Presented by Malmö University

Why design at Malmö University is child’s play

Why design at Malmö University is child's play
Do we all take everything too seriously? Have we forgotten how much fun it was being a kid? Meet the Malmö University student forging a design career by thinking like a child.

There’s no more serious recognition for an international student in Sweden than the Swedish Institute’s Global Swede award for excellence in innovation and entrepreneurship.

But for designer Dariela Escobar, receiving the award in 2015 alongside the best and brightest of Sweden’s international students was a celebration of childlike thinking.

It was while working on a master’s degree project at Malmö University that Dariela was struck by the power of juxtaposing the playfulness of children with the mundanity of adulthood.

“We had to take a routine activity and make it fun and playful,” she explains.

“Our team chose buying groceries. There are all these games you can do to make shopping more fun, but we wanted to make the shopping experience more ridiculous, more embarrassing.”

The result was the gloriously-named Inglorious Baskets.

The students on the Interaction Design programme prototyped a pirate shopping basket which scans the product before making a funny comment.

“If you bought weak beer it would ask where its rum was! The speakers were loud, so everyone could hear it. To some extent it was attacking consumerism – people put things in their baskets and don’t even think about it.”

“It’s abusive game design, it is still fun, but you cross the limit a little, put people outside of their comfort zone – abusive, but fun!”

Dariela is in the second year of the Interaction Design Master’s Programme, but her child-centred approach to creativity has its origins in Mexico, where she grew up. 

As part of her bachelor’s degree, she started to work with orphaned children in Mexico City.

“It was very rewarding, but also very heart-breaking because the conditions were… not the best. But I realised it was so easy for me to connect with children, play with them and get them to talk with me.”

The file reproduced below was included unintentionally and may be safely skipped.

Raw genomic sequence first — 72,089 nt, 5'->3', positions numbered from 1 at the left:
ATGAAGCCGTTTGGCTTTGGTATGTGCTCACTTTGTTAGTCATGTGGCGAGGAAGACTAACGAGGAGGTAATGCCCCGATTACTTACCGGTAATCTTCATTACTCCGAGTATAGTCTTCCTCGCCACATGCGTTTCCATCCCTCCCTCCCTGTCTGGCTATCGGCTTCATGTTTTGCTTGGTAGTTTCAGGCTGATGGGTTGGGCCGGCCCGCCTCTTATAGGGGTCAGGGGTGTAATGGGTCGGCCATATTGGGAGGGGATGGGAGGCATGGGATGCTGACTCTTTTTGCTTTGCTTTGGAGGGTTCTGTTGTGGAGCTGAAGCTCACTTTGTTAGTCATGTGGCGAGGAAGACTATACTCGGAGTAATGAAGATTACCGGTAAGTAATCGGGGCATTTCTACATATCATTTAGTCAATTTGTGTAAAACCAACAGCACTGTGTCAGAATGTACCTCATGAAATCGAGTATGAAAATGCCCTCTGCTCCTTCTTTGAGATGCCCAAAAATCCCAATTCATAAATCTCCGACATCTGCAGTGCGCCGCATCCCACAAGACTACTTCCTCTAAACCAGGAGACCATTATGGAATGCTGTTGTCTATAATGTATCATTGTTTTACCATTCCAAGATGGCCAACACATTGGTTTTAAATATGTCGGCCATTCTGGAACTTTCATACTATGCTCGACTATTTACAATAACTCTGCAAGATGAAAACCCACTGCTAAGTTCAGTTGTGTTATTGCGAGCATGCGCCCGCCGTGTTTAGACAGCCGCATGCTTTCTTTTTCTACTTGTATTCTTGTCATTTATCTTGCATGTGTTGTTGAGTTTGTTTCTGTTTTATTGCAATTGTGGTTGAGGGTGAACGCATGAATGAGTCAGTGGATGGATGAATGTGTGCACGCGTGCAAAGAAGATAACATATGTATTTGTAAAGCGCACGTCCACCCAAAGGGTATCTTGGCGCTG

“I think my style of drawing has always had a childlike quality, like cartoony! I’ve found it is easier to design stuff for children than it was to design something very formal and serious.”

After graduating, Dariela spent four years travelling around the world as part of the AIESEC programme, which helps graduates find internships and opportunities abroad. Her jobs included illustration, design and photographic work – but she was never far from children.

Her travels also took her to Poland, where she again worked with orphaned children, and Norway where she used her creative and musical skills to help children seeking asylum integrate into a new society and culture.

When the time came to choose a master’s programme, Malmö was Dariela’s first choice.

“Partly because of location – it’s very close to Copenhagen and from there you can fly anywhere in Europe. But I had also heard that the interaction design programme is very famous in Malmö. I had heard many good things about innovation in Malmö and the number of patents registered here.”

While Dariela loves working with children, she praises the university for treating the students like adults:

“The grades are ‘pass’ and ‘fail’; because we’re designers, no one really cares about your grades when they are going to hire you; they care about your portfolio.”

“In many ways it makes you responsible for what you do, you’re a grown-up, you know what you do. If you really want to, you’ll figure it out, but you have to be a grown-up on your own, no one is behind you pushing you, telling you what to do.”

Doesn’t this contradict the philosophy of injecting life and design with a dose of childishness?

Dariela acknowledges that not everything should be fun.

“I do believe there is a risk in trying to say that everything can be playful, but for sure I think there are many things which adults can play more with.”

As part of her thesis, Dariela has been workshopping smell-based role play interaction. Her team at Malmö University devised a game which saw adults acting as witches and making potions.

“There are so many things that for an adult it is not normal to do,” she explains.

“And if you do, you always apologise for being childish.”

Dariela has just left Malmö for an internship in Finland. But when she returns to Malmö to complete her thesis, she plans to explore further the idea of getting adults to shed their inhibitions and engage in playful activities without being embarrassed.

“Because you’re an adult you’re not supposed to behave like a witch. How sad that this is something weird!”

Want to unlock your inner child and expand the limits of your creativity? Want an extraordinary career? Find out more about Malmö University's Interaction Design Master's Programme

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This article was produced by The Local in partnership with Malmö University.